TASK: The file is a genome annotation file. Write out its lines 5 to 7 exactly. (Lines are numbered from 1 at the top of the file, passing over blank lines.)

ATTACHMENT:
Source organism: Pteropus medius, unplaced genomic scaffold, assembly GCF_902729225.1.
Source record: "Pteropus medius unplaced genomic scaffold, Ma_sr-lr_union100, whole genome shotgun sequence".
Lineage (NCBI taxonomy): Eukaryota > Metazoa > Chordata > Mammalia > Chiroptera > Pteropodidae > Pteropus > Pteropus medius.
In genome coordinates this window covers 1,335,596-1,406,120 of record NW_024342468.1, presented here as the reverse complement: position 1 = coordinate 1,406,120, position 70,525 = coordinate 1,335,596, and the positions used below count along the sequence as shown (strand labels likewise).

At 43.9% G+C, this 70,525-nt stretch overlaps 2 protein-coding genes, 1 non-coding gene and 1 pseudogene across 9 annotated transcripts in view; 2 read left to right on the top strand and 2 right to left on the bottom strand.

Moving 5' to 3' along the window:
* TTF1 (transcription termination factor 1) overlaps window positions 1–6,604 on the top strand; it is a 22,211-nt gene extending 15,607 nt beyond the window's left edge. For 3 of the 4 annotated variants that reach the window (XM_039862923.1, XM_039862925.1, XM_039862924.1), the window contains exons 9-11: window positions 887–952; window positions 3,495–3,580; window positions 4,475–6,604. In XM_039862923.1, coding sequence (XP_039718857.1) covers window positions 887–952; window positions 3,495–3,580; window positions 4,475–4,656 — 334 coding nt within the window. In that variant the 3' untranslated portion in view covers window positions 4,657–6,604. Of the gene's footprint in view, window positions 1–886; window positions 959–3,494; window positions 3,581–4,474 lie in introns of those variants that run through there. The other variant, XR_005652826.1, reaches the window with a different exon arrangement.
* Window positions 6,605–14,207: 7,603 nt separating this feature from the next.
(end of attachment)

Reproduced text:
At 43.9% G+C, this 70,525-nt stretch overlaps 2 protein-coding genes, 1 non-coding gene and 1 pseudogene across 9 annotated transcripts in view; 2 read left to right on the top strand and 2 right to left on the bottom strand.

Moving 5' to 3' along the window:
* TTF1 (transcription termination factor 1) overlaps window positions 1–6,604 on the top strand; it is a 22,211-nt gene extending 15,607 nt beyond the window's left edge. For 3 of the 4 annotated variants that reach the window (XM_039862923.1, XM_039862925.1, XM_039862924.1), the window contains exons 9-11: window positions 887–952; window positions 3,495–3,580; window positions 4,475–6,604. In XM_039862923.1, coding sequence (XP_039718857.1) covers window positions 887–952; window positions 3,495–3,580; window positions 4,475–4,656 — 334 coding nt within the window. In that variant the 3' untranslated portion in view covers window positions 4,657–6,604. Of the gene's footprint in view, window positions 1–886; window positions 959–3,494; window positions 3,581–4,474 lie in introns of those variants that run through there. The other variant, XR_005652826.1, reaches the window with a different exon arrangement.